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Supporters Say Holyoke Soldiers' Home – Decimated By COVID-19 – Needs Major Renovations

A group calling for major renovations to the Holyoke Soldiers' Home held its first of several planned demonstrations Tuesday afternoon. Seventy-six veterans living at the state-run facility who tested positive for COVID-19 have died in recent months.

The group said the federal government agreed years ago to fund 65% of the more than $100 million project, but the state hasn't funded its share.

Sheryl Blais says her father, Robert, died from the coronavirus at the Soldiers' Home in March. She stood curbside along a busy street, holding a sign showing her support for renovations. Blais said a more spacious facility could have helped control the outbreak.

"They had no chance in there," Blais said. "I believe...it's an updated facility, things would be a lot different."

John Hurley of Chicopee, a Vietnam veteran from the Marine Corps awarded the Purple Heart, agreed with Blais. He said more single rooms in a new facility could have made a difference during the outbreak.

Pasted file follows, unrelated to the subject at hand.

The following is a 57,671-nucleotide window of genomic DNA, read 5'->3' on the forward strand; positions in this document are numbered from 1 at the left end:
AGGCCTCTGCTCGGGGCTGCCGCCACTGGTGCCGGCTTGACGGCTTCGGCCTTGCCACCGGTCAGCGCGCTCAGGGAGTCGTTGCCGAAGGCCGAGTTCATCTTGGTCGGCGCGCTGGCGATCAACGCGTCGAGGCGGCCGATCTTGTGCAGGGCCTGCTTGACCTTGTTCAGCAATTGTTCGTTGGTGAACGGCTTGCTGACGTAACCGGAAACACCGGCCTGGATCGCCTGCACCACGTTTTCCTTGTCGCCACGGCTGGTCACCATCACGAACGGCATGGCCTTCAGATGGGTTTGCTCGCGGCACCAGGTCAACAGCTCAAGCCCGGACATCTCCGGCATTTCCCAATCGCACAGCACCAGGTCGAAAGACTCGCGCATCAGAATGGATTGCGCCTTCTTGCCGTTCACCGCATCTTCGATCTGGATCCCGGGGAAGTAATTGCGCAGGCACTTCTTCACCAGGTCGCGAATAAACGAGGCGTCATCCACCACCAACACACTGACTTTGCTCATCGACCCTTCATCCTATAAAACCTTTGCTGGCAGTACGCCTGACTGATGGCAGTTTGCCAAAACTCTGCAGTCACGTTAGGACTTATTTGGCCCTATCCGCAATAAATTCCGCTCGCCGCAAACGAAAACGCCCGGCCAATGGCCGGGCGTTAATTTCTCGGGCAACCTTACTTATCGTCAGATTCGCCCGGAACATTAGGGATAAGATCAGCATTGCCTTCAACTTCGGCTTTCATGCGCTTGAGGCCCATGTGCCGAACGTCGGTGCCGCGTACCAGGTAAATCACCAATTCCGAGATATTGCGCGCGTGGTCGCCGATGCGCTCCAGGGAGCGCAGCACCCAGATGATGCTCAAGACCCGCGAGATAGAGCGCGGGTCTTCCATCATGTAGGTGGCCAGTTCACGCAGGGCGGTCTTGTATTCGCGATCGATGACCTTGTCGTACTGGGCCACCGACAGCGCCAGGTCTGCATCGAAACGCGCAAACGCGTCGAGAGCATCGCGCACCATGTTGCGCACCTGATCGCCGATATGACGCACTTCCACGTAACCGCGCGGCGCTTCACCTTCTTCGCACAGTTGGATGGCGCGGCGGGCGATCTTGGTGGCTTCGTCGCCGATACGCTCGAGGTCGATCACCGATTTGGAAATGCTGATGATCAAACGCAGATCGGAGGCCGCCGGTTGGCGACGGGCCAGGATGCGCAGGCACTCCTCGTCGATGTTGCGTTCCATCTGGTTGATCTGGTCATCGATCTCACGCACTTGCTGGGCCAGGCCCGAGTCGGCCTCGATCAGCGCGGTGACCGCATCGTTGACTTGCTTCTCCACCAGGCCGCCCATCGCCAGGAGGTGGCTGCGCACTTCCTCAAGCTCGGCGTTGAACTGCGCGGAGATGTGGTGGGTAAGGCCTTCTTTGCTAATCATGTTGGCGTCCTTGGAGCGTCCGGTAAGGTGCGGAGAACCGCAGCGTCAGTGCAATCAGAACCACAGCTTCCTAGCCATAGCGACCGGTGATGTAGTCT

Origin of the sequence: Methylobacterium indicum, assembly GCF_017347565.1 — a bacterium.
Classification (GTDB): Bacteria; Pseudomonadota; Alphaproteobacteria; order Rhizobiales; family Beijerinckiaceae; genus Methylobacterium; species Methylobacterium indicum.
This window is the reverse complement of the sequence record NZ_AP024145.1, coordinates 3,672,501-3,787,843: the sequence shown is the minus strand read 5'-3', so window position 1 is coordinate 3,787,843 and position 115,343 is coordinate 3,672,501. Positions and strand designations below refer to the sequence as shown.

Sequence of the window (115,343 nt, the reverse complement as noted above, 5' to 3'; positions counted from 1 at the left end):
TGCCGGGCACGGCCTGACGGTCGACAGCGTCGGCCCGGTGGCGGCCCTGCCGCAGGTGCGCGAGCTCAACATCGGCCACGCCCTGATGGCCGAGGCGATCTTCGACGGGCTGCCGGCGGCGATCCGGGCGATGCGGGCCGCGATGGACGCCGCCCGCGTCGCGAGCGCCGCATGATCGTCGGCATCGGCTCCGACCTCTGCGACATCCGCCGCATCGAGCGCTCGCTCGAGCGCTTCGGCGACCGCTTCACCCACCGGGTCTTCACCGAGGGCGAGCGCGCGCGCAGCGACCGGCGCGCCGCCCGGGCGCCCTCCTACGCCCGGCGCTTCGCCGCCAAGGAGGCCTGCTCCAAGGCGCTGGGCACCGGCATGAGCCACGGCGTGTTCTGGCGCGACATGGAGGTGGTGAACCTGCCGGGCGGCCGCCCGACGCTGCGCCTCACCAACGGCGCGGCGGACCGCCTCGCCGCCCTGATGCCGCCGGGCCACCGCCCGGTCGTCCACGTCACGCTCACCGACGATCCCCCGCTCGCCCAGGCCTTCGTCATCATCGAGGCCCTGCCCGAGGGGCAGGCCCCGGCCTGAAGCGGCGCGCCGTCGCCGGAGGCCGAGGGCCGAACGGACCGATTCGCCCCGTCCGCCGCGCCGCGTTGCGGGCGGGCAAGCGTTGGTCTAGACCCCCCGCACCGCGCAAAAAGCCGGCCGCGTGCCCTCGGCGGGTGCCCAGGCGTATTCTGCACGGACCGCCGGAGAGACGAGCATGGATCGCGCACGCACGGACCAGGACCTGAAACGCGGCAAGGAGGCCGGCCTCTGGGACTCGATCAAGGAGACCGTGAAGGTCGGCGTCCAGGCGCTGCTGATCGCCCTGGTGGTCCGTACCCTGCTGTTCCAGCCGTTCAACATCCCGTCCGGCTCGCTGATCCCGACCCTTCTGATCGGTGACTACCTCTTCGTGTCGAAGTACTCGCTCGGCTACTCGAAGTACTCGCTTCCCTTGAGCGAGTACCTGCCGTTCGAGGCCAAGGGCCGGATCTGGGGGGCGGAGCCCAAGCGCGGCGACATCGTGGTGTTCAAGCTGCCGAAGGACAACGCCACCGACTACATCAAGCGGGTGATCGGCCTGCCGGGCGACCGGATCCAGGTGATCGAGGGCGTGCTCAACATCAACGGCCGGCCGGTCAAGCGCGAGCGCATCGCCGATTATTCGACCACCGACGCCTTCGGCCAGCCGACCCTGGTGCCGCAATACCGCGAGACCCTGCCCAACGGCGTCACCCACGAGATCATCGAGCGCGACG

"I was doing some volunteer work up at the Soldiers' Home for a while, and you could tell maybe if they had this new building, previous to this virus, it may have prevented some deaths up there," Hurley said.

State Senator John Velis of Westfield, himself a veteran and major in the Army Reserve, joined the demonstrators. He said the state needs to fund the project, despite a grim budget picture.

"We are in bad shape financially, but at the end of the day, the preservation of human life is what's absolutely paramount," Velis said.

As of Tuesday evening, more than 1,400 people had signed an online petition calling on the Baker Administration to fund the renovations at the Holyoke facility. 

There are several ongoing investigations into the COVID-19 outbreak at the Soldiers' Home.

The outbreak lasted weeks and led to the deaths of more than a quarter of the facility's residents. The state last week said all veterans at the Soldiers' Home who previously tested positive have "clinically recovered" from the disease.

Adam joined NEPM as a freelance reporter and fill-in operations assistant during the summer of 2011. For more than 15 years, Adam has had a number stops throughout his broadcast career, including as a news reporter and anchor, sports host and play-by-play announcer as well as a producer and technician.
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